The fortunes of three football clubs have meshed together this off-season in a strange three-way Premier League transfer tryst that has left winners and losers but, ultimately, intrigue.
Liverpool, Manchester City and Aston Villa have all seen players moving in opposing directions, with Raheem Sterling, Micah Richards, James Milner, Fabian Delph and seemingly Christian Benteke all engaging in a cross-club merry-go-round.
The big winners appear to be City, who have added two undeniable British talents to their already well-stocked locker room. Simultaneously licking their wounds will be Aston Villa, with the Midlands club left to rue a continuation of a worrying trend that sees their best players depart to wealthier rivals.
Liverpool, stung by losing their prized asset to City have, in part, remedied Sterling’s exit by snapping up highly regarded midfielder James Milner, who, although utilised as an auxiliary squad member at Manchester, served a myriad of roles for Manuel Pellegrini’s men, and represents a shrewd piece of business for Brendan Rodgers and his Reds. If as expected, Liverpool seal the signature of the 24 year-old Belgian, Christian Benteke; they could mount an argument that they face the 2015-16 season in healthier shape than last, particularly by adding an established Premier League striker who has scored 49 goals in 101 club appearances for Villa.
For Villa’s part, the best they can point at is the free transfer of Micah Richards, who was deemed surplus at Manchester City. However, his start to life in Birmingham has already raised eyebrows after exiting club captain, Fabian Delph, told City’s official website that it was a conversation with the England full-back that caused him to U-turn on an earlier decision to reject the Sky Blues’ overtures.
Delph’s departure adds to a long list of Aston Villa talent walking out on the club; Gareth Barry, James Milner and Ashley Young are all notable exclusions for the Claret and Blues – who have avoided relegation by narrow margins in each of the past three seasons.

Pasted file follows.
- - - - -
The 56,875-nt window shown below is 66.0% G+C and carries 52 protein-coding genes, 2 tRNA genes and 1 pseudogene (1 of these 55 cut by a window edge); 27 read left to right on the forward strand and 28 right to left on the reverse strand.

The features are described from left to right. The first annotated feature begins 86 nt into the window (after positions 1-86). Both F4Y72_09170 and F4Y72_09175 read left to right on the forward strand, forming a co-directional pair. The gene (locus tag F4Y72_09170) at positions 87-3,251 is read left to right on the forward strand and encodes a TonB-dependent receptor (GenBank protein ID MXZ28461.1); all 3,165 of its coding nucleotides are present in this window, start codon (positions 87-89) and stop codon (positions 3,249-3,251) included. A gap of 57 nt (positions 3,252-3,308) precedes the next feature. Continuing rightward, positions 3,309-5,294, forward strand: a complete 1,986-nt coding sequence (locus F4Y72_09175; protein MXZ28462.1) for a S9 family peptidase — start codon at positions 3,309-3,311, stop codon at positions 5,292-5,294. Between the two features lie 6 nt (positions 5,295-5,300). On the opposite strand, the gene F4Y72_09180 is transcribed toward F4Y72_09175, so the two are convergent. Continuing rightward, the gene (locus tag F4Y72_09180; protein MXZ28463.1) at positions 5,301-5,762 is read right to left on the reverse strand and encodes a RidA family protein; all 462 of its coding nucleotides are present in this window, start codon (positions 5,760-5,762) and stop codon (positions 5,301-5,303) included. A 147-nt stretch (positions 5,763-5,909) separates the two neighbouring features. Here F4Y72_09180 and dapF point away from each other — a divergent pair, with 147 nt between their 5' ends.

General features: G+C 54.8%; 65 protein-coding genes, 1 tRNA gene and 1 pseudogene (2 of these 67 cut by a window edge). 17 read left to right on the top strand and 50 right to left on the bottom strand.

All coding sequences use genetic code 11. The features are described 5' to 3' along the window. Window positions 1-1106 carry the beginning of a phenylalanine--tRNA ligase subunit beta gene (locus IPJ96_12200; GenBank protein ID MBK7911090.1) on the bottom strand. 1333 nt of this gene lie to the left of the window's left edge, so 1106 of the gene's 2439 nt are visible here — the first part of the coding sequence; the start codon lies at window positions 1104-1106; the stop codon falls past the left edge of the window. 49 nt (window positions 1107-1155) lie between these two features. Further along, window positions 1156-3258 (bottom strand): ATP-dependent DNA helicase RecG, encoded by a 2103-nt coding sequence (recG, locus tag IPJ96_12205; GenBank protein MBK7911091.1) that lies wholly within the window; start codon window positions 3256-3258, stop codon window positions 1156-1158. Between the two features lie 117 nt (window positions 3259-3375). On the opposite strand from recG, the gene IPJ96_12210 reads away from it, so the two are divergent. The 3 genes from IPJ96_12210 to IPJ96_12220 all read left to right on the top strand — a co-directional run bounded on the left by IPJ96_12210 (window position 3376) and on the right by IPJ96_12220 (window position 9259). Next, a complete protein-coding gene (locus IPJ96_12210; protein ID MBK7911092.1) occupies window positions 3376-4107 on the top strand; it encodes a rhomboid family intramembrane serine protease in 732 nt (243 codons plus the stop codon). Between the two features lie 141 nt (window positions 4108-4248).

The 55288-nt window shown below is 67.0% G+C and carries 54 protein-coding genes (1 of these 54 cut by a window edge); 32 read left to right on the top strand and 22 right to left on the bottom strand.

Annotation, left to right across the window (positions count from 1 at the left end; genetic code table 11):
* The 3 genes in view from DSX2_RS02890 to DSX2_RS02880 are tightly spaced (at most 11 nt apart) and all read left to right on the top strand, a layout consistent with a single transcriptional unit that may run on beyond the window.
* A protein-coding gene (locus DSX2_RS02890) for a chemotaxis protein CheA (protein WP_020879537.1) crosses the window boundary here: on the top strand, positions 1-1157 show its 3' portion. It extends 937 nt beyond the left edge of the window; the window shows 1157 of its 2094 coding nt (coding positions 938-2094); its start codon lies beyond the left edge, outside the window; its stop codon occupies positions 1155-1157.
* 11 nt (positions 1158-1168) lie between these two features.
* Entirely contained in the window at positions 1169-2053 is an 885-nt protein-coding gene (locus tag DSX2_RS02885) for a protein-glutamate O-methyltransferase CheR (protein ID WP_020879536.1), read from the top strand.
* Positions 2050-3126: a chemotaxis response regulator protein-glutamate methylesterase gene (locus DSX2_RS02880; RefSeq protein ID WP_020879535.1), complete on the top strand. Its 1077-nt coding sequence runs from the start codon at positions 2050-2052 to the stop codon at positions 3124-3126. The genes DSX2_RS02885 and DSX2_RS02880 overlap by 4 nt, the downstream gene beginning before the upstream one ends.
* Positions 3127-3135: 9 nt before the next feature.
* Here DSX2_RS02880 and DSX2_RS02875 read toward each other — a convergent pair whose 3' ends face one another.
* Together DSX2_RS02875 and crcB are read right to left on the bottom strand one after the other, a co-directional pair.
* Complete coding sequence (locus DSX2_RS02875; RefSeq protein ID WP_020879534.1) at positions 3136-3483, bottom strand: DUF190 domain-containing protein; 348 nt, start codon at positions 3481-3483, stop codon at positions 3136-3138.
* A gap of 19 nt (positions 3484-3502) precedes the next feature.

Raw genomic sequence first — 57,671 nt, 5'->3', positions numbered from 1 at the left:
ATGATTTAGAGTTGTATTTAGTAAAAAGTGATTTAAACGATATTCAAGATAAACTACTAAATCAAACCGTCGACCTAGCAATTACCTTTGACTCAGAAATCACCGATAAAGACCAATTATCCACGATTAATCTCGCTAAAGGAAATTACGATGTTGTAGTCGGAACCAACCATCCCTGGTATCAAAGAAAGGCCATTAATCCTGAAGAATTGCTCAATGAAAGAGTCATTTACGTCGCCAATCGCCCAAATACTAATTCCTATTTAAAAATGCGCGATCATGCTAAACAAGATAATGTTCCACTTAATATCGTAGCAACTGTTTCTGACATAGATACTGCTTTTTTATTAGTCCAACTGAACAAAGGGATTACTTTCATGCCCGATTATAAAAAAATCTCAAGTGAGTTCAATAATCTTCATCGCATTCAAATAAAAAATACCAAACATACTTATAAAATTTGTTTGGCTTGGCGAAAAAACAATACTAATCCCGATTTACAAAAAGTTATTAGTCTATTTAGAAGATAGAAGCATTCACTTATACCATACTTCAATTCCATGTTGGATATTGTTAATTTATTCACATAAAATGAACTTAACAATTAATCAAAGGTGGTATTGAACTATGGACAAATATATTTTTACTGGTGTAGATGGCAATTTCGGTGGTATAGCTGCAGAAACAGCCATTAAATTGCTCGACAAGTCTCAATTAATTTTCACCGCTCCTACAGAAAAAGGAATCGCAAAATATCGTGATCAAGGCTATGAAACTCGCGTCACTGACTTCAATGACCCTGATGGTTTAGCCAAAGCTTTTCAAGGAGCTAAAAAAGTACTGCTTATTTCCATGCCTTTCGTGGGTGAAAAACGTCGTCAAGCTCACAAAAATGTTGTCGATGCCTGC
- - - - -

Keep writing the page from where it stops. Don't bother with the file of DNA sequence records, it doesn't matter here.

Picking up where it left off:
Where does this leave each team?
For Manchester City, they’ve lost players they can readily counter. In signing Sterling, they’ve added an X-Factor who averages a goal at a tick under every five matches, with a similar assist ratio. In Delph they’ve added defensive cover in front of a strong backline and fuelled further competition to Fernandinho for that role.
They led the league at the start of 2015 and, had it not been for the African Cup of Nations that weakened their midfield at a crucial part of the season, may have challenged more aggressively for the title. With further additions likely this transfer window, it’s hard to envisage Manchester City not making a sustained bid for the title.
Liverpool have identified Milner for a more central role, which means their current roster lacks width with the removal of Sterling. Any notion that Jordon Ibe is a ready-made replacement is likely to be found out over the marathon context of a Premier League season. With Lazar Marković also yet to cement his credentials at Premier League level, further investment on outside speed is needed.
Liverpool managed just 52 goals last season, with departed club legend Steven Gerrard top with nine, and Sterling second, with seven. A fit Daniel Sturridge and a potential partnership with Benteke stands to go part way to resolving this issue, but it will remain a concern. Defence however, is the Reds’ chief issue, with only Tottenham conceding more goals of the clubs above them last campaign and, alarmingly, Southampton, Stoke and West Ham all beneath, conceding on fewer occasions.
With Brendan Rodgers’ spending already over £300 million during an up-and-down reign, a repeat of last season’s defensive failings would not be well received.
Aston Villa stare directly at their Premier League mortality. As a foundation Premier League member, the club has languished in recent times. With owner Randy Learner unable to attract offers for the club he put up for sale over 12 months ago, and seemingly reluctant to sink further costs into an operation he wants out of, the task ahead for manager, Tim Sherwood, and club chief executive, Tom Fox, seems an increasingly difficult one.
Villa finished 17th last campaign and were bailed out of relegation by the late season form of Benteke, whose goals, after a long recovery from a snapped Achilles, saw them through by the skin of their teeth.
With their England International club-captain gone, a squad which scored the second fewest goals of any Premier League club in 2014-15 and a defence which exposed the equal third most goals in the league, it is unfathomable to predict anything but further pain for the former European Cup winners in the season ahead.